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Yoram BARZEL, economist in the field of Microeconomic Theory; Market Structure. University Fellow, Hebrew University, 1954-1955; University Fellow, University Chicago, 1957-1958; Ford Foundation Fellow, 1960-1961; Ford Faculty Fellow, 1970-1971.


BARZEL, Yoram was born in 1931 in Jerusalem.


Bachelor of Arts, Master of Arts Hebrew University, 1953, 1956. Doctor of Philosophy University Chicago, 1961.


Assistant Professor, Association Professor of Economics, University Washington, 1961-1966, 1966-1970. Research Fellow, Falk Foundation, Jerusalem, Israel, 1963^4. Visiting Research Fellow, University College, London, 1970-1971.

Visiting Scholar, Hoover Institute, Institution, Stanford University, 1974-1975,1981-1982. Visiting Professor of Economics, Washington University, St Louis, Missouri, 1984. Professor of Economics, University Washington, United States of America, since 1970.


  • University Fellow, Hebrew University, 1954-1955. University Fellow, University Chicago, 1957-1958. Ford Foundation Fellow, 1960-1961.

    Ford Faculty Fellow, 1970-1971.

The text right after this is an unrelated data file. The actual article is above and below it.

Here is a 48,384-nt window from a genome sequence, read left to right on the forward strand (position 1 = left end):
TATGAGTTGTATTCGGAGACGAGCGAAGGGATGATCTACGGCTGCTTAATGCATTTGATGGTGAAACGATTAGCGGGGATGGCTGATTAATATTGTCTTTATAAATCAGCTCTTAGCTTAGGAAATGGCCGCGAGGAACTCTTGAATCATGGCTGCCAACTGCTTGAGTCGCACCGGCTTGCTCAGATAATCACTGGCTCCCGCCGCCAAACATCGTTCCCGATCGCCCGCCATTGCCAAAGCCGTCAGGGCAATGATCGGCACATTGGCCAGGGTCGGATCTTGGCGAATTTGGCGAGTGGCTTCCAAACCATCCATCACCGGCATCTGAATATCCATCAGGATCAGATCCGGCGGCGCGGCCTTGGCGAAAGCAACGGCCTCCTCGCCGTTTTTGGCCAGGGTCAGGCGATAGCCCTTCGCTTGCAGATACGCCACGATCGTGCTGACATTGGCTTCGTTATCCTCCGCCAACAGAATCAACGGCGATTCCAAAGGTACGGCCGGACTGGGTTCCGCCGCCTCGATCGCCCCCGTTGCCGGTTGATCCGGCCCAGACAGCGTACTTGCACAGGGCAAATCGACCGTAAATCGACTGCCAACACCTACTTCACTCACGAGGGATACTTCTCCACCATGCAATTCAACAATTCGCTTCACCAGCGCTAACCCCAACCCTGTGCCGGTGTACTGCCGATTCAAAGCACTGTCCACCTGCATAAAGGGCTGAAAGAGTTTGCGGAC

In the first phase of my research I concentrated on the microeconomics of technical change. My studies of the electric power industry showed that the increase in output per unit of input was largely accounted for by increases in the scale of operations. Questions of innovations induced by scale, and of ‘premature’ innovative activity in the competition to capture the returns were explored next.

Subsequent work looked at methods of public choice related to public goods. The next stage in my work, greatly influenced by Steven N. S. Cheung, is concerned with the costs of transacting and the specifications of property rights. The central idea is that because of costs such as measuring, metering and policing the terms of exchange, rights to the gains from trade in any transaction are not fully delineated.

Transactors may attempt to capture these gains, using resources in the process. However, both individually, and in their aggregate behaviour, transactors will erect institutions and impose constraints on themselves to reduce the loss from competing the gains away. My main endeavour is to explain the existence of private and government constraints such as the ‘pig in a poke’, tie-in sales, and the prohibition of price discrimination.

The work also attempts to provide a rationale for institutions such as voting in the economic sphere, the existence of consumer-owned production facilities and the prevalence of non-profit organisations. These explanations attempt to be operational: refutable implications are derived from transaction costs considerations. Many are capable of being tested by using readily available, ‘conventional’ data.